If you’re mourning the loss of sandwiches, bagels, and pasta, this is for you.
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Start by cleaning out your pantry and fridge. You can’t eat gluten if there is no gluten in the house to eat!
Temptation is easier to fight when it requires a trip to the grocery store to succumb to. Give your gluten-filled foods to a non–gluten sensitive friend, who will be there to support you in this trying time.
Give yourself time to grieve the loss of your favorite foods you shall never eat again, but remember – these foods are now your enemies.
Yes, regular pasta is tasty and easy. So is eating half of your friend's sandwich. But if you are gluten-sensitive or have celiac disease, you knoooow it's gonna make you feel like trash. Remember it's not worth it, and think of these foods as your sworn enemies that you can and will defeat. Next time someone offers you gluten, glare at the food while thinking “pure evil trash,” and say no thanks!
Explore gluten-free substitutes for your former favs – miss breaded chicken? There’s GF breadcrumbs and flour for that.
Promising review: “Having tried every GF flour on the market to convert all of my recipes, this is the ONE! Great texture, taste, and end product. It's now my go-to flour.” –Chantal Aeschbach
Learn how to make GF breaded parmesan chicken from My Gluten-Free Kitchen here.
Come to terms with the fact that you will be doing a lot of cooking.
Going gluten-free is all about getting access to all the yum foods you can still enjoy. Unfortunately, depending on where you live in the world, these GF foods may not be readily accessible. So what do you do, day after day when the only GF option at work or school is some sad pile of lettuce? Cook my friends, cook.
But before you get too far in your chef adventures, understand what gluten is, and watch out for places where it likes to hide.
Gluten is an elastic protein found in wheat, barley, and rye. It's basically the glue that holds many of the carbs in our world together. So avoiding foods containing wheat, barely, and rye seems simple enough; but you also should watch out for other foods that may contain gluten (due to binding agents and other hidden evils). Here are some of them: soy sauce, imitation crab, soups/broths, seasoning packets, self-basting poultry, lunch meats, salad dressings, hard candies, and cornflakes and rice krispies.
Find more tips like this from the experts at BuzzFeed here.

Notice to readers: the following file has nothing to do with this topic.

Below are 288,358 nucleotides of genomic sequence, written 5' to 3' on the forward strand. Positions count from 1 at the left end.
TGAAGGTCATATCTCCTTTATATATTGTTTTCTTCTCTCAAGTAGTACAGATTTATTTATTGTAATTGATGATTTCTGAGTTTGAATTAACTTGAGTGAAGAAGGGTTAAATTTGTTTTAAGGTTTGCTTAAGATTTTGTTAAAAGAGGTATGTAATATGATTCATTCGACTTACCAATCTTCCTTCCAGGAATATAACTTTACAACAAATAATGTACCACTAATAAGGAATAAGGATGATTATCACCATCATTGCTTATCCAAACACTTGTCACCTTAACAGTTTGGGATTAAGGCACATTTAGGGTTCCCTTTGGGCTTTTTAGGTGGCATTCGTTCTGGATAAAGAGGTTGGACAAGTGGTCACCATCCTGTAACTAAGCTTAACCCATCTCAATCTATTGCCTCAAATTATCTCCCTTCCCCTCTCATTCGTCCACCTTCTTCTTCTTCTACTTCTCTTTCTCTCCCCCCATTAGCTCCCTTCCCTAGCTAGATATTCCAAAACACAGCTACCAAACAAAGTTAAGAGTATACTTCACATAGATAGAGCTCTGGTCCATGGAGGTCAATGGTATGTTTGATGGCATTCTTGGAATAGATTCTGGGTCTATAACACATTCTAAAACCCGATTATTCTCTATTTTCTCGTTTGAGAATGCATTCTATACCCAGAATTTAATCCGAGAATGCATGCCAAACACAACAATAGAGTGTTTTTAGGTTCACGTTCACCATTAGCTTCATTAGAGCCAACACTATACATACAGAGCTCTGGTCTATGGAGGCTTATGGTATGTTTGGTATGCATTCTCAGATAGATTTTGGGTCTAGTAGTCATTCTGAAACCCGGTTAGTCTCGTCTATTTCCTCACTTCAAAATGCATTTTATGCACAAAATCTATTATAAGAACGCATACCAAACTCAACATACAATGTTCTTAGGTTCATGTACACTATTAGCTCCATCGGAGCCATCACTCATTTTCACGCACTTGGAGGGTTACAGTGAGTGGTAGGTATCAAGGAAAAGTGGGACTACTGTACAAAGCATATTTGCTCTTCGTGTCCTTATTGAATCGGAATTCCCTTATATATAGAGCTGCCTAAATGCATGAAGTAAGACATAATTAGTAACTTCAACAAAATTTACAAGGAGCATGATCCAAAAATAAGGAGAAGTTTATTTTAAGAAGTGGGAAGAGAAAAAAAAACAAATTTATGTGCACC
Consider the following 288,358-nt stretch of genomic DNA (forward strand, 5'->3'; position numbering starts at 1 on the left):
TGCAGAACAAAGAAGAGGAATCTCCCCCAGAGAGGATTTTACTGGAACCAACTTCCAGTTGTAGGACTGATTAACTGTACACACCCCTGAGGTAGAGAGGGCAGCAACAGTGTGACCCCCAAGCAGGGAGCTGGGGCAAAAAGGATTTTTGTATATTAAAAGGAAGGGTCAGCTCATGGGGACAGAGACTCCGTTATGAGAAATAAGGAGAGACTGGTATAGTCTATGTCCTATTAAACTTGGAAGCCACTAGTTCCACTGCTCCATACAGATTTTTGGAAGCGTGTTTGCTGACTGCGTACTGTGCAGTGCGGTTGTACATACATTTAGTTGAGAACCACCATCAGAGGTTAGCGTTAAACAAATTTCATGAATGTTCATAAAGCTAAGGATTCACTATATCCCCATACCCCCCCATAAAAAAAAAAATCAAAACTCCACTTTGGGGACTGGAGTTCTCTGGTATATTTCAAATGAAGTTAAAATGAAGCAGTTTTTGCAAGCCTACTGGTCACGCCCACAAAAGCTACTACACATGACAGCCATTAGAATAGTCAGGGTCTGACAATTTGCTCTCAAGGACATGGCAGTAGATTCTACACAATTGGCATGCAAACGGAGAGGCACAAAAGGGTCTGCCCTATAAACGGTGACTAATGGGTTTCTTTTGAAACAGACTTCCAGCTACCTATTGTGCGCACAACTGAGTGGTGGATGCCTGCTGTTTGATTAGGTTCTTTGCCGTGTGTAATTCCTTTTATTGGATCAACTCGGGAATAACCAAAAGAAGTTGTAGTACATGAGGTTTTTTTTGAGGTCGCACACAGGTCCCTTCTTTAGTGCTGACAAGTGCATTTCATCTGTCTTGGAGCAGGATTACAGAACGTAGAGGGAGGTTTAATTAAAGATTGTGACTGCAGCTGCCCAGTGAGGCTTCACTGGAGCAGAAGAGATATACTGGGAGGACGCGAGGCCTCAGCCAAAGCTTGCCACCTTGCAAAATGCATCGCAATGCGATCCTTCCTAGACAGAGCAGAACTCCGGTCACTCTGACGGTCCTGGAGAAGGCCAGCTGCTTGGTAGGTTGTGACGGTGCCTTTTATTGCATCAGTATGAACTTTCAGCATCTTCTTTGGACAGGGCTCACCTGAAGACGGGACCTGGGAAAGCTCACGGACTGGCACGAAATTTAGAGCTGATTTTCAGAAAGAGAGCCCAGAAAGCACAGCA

Familiarize yourself with grains and seeds that don’t have gluten in them, like quinoa.
Some other grains include: rice, corn, most oats, amaranth, and buckwheat.
Quinoa is my personal fav because it packs eight grams of protein per cup! Learn more about quinoa from the experts at BuzzFeed here.
Make this quinoa bowl featuring steak, green beans, and eggplants from Big Girls Small Kitchen here.
Make a healthier, GF ~spin~ on pasta with a vegetable spiralizer.
I made zucchini pasta the other night with this kit, and smothered it in my homemade spicy peanut sauce – delish. Kit comes with five blades, three recipe eBooks, and suction cups for the counter. It's dishwasher-safe.
Promising review: “There are a couple of things to be aware of. Soft vegetables, zucchini, etc., work fine in smaller sizes, but small hard vegetables, carrots, etc., maybe 1.25” diameter, don't work very well. So for carrots I buy larger than I normally would. For zucchini, yellow summer squash, etc., small or large both work. Even oversize vegetables and fruit work fine. Vegetables used as spaghetti substitute don't taste exactly like pasta; instead the flavor comes from the sauce and the vegetable, but somehow a zucchini made into spaghetti strands doesn't taste like zucchini, it tastes much better. That might be because it's so thin, it only has to cook for about two minutes max. Add some good sauce and grated parmesan and you've got a dish that's delicious in its own right – it doesn't need to mimic pasta, although with sauce it comes close. The spiralizer is bigger than I expected, approximately 14″×8.5″×6″. The way the blades are changed is ingenious and means you don't actually handle the blades directly. I'm really glad I bought this and HIGHLY recommend it!” –Christopher E
Get it from Amazon for $29.99.
Be sure to eat plenty of healthy fats and oils, so you can feel satisfied without having to eat tons of starch. Salmon and avocado salad will accomplish this.
Learn how to make this spinach salad with salmon, avocado, and olive oil from Gimme Some Oven here.
For a less-starchy, but just as tasty, dessert alternative try chia seed pudding.
Chia seed pudding is delish, easy to make, and chia seeds are super good for you! Get the six-ingredient recipe from A Beautiful Mess here.
Find your people and stick with them. Anyone that is more upset than you are over not being able to eat pasta, or whatever, is not your person.
Being weird rules. Gluten sucks.
Introduce a bit more corn into your diet by way of delish corn bread.
Stick to it. Stick to it. Stick to it! The cravings will pass.
One day, you won't have to work so hard to maintain a GF life, and all this stuff will be like second nature. You'll hardly think about our enemy gluten, and saying no to food won't be painful once you know everything you can say yes to!
And of course, where would we all be were it not for the existence of flourless (and thereby GF!) chocolate cake? Make yourself one right now.
This rich beaut might make you cry tears of joy. Learn how to make it from Gluten Free On A Shoestring here.
You after reading this post.
The reviews in this post have been edited for length and clarity.
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Allison Krausman / BuzzFeed
27 Helpful Tips For Starting A Gluten-Free Diet